THE HAGUE, Netherlands–4 November 2020–The Commission for the Settlement of Disputes Related to Confidentiality elected Professor Ioannis A. Seimenis of Greece as its new Chairperson during its annual meeting, held online from 3–4 November. The event was facilitated from the Headquarters of the Organisation for the Prohibition of Chemical Weapons (OPCW) in The Hague.
OPCW Director-General, H.E. Mr Fernando Arias, delivered the opening speech in which he commended the Commission for overcoming challenges to holding the meeting virtually, including the provision of simultaneous interpretation. The Director-General then underlined that the OPCW Technical Secretariat maintains “a stringent regime governing the handling of confidential information”. He added: “Our confidentiality-related procedures assure State Parties that the information they provide is fully protected at all times, in line with the Chemical Weapons Convention. In case of breaches or alleged breaches of confidentiality, the necessary procedures are in place to determine their cause and impacts.” The Director-General concluded by stating that with members’ substantial collective legal, diplomatic and disarmament experience, the Confidentiality Commission remains well equipped to fulfil its responsibilities.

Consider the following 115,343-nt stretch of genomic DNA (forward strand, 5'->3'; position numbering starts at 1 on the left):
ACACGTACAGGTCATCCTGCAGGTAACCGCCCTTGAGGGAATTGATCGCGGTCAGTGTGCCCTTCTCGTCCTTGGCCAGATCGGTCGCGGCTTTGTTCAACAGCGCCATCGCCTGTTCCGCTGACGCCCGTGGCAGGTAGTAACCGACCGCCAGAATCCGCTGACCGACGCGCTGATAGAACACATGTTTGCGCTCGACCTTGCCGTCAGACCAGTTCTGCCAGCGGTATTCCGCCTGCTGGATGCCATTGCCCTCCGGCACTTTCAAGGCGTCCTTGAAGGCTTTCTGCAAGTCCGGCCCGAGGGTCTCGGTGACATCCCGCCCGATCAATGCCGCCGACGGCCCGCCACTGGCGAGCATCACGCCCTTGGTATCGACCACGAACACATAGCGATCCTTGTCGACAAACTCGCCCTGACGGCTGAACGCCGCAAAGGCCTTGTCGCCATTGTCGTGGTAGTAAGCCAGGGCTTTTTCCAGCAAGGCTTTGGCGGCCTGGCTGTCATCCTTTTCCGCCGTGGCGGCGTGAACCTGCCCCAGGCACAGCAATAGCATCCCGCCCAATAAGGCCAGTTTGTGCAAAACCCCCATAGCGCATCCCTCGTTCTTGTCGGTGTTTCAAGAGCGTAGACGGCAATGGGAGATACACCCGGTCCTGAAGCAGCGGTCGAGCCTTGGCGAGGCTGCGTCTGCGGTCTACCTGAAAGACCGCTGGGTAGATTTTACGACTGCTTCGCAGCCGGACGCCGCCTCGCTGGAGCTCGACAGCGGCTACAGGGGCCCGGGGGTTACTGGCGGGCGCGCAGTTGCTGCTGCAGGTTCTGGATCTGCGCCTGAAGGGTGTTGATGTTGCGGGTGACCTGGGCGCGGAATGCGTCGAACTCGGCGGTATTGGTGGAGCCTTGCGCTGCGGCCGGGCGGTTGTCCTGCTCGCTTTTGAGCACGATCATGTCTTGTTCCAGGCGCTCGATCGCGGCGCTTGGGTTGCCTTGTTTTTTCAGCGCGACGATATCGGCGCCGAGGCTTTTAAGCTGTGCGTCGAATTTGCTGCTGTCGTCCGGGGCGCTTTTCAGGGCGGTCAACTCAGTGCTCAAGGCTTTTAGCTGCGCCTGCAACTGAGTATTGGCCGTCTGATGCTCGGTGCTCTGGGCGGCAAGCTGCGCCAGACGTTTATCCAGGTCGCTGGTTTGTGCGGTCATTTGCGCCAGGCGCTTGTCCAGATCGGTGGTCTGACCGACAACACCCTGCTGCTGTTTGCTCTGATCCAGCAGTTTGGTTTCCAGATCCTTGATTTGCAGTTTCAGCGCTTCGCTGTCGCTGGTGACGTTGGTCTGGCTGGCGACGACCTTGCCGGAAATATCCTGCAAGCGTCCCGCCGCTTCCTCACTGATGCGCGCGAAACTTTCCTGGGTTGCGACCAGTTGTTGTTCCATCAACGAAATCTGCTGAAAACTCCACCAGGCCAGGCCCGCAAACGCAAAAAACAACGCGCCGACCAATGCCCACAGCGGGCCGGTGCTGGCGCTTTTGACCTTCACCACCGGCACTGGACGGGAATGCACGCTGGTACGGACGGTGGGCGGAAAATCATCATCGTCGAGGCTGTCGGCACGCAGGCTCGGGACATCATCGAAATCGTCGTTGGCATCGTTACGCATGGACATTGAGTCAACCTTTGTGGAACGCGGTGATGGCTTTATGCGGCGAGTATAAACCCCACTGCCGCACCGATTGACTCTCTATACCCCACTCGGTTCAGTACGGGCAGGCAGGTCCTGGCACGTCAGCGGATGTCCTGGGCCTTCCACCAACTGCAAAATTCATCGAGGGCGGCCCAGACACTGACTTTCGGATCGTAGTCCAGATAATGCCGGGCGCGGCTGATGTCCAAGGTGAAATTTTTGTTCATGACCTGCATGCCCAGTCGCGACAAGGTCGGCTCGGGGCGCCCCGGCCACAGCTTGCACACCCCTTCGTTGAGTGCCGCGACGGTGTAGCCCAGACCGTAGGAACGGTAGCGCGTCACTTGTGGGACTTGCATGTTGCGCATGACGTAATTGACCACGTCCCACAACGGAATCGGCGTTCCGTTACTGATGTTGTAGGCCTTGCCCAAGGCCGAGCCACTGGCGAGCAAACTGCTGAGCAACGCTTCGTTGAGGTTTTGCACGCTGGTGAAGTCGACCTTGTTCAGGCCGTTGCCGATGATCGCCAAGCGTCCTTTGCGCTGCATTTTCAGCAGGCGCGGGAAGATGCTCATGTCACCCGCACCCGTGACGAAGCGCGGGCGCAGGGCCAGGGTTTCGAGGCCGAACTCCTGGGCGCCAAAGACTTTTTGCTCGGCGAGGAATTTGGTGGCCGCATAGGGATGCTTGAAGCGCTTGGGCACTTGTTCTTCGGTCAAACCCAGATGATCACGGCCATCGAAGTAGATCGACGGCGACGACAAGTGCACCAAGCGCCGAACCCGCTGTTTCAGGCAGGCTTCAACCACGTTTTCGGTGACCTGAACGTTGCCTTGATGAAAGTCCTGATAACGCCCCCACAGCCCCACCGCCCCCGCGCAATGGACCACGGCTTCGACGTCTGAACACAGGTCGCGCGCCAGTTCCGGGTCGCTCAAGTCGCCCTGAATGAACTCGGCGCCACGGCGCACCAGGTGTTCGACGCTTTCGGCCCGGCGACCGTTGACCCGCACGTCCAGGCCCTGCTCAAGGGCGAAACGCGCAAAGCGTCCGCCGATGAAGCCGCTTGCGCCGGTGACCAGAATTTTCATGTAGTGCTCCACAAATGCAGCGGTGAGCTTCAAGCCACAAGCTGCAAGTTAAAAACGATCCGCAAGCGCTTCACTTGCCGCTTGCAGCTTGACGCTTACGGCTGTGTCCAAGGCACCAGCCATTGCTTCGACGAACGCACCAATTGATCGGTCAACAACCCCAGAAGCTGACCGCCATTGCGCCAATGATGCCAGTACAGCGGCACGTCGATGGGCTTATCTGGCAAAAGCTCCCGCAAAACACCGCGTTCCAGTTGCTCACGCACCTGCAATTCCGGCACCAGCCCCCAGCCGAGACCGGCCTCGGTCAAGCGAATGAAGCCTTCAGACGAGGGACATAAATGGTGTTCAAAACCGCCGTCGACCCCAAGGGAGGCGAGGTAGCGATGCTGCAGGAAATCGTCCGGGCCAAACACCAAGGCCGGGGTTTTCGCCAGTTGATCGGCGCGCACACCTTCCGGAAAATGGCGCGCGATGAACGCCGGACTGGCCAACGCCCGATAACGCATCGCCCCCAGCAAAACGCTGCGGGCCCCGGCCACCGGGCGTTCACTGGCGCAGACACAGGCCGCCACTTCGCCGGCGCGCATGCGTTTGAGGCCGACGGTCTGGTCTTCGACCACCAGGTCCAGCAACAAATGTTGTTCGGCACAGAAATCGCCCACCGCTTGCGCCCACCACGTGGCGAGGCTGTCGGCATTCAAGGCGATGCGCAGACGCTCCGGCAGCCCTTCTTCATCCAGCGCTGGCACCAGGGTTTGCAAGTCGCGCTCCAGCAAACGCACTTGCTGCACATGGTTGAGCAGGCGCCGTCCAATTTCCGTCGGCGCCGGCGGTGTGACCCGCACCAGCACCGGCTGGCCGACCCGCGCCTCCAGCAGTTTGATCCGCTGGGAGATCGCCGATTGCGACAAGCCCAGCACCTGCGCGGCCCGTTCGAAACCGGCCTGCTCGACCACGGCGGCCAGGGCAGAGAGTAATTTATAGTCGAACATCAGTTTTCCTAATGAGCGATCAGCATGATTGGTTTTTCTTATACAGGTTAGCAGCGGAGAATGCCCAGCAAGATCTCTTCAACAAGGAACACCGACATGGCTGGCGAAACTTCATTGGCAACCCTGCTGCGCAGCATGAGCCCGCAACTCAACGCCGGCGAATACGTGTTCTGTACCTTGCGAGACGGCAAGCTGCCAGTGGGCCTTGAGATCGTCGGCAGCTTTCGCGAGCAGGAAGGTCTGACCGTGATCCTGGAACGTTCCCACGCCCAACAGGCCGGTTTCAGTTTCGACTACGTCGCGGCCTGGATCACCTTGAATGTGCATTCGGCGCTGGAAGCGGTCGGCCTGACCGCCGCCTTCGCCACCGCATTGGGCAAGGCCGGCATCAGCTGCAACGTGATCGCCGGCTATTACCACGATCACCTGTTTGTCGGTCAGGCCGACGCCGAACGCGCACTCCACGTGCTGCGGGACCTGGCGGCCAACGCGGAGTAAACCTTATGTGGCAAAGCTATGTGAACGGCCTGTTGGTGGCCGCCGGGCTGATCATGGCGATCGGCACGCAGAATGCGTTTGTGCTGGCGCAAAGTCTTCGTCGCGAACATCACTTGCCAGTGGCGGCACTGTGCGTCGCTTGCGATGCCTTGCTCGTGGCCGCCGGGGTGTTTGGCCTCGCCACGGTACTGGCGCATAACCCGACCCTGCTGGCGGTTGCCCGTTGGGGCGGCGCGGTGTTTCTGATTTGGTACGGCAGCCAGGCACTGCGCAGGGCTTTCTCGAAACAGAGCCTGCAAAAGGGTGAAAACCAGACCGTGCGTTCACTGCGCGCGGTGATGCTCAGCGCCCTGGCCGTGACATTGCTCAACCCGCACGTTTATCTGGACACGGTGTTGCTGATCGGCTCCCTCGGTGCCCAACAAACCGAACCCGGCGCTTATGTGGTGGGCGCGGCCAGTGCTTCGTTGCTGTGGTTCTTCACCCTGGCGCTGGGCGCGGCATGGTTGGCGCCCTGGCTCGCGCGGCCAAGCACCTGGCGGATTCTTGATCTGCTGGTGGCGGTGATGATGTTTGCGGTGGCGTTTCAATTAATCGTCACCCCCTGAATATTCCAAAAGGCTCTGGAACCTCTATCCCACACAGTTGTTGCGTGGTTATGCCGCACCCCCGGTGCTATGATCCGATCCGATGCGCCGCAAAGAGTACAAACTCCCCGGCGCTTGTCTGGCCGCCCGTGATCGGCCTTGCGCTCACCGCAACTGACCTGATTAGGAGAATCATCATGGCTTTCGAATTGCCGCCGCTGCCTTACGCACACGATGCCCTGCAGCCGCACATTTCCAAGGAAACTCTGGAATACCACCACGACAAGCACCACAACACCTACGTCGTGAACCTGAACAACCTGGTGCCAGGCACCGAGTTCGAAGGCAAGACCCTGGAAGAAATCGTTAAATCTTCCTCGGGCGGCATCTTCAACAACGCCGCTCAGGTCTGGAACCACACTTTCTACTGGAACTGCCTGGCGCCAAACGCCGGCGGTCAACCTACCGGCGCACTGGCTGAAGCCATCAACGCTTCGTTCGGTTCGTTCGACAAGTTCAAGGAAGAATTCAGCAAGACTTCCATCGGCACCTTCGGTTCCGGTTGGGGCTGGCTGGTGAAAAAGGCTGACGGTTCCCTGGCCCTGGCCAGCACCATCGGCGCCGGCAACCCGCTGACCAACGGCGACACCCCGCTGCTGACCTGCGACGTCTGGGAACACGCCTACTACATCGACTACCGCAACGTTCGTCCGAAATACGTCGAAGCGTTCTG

In addition to electing a new Chair, delegates to the Commission’s 22nd annual meeting also reviewed its procedures in light of the current global pandemic.
Ioannis A. Seimenis is Professor of International Relations and Sciences and Dean of the School of Humanities, University of the Aegean, Rhodes, Greece. He was Chairman of the Board of Directors of the State Institute of the Law of the Sea, Ministry of Justice. He received the 2010 Annual International Prize “Excellence in the Mediterranean” from the Parliamentary Assembly of the Mediterranean, Rabat, Morocco.
Since 2003, Professor Seimenis has served as the Secretary-General of the National Authority for Chemical Weapons of Greece.
The Commission for the Settlement of Disputes Related to Confidentiality is a subsidiary organ of the Conference of the States Parties (CSP) to the Chemical Weapons Convention (CWC). The Confidentiality Commission is authorised to consider disputes relating to breaches of confidentiality involving State Parties and the OPCW.
The Commission has 20 members who are appointed by the Conference of the States Parties for a term of two years and are proposed by OPCW’s five regional groups: Africa, Asia, Eastern Europe, Latin America and the Caribbean, Western European and Other States. The Chair is elected by consensus from among the members of the Confidentiality Commission and serves a one-year term.
As the implementing body for the Chemical Weapons Convention, the OPCW, with its 193 Member States, oversees the global endeavour to permanently eliminate chemical weapons. Since the Convention’s entry into force in 1997, it is the most successful disarmament treaty eliminating an entire class of weapons of mass destruction.
Over 98% of all declared chemical weapon stockpiles have been destroyed under OPCW verification. For its extensive efforts in eliminating chemical weapons, the OPCW received the 2013 Nobel Peace Prize.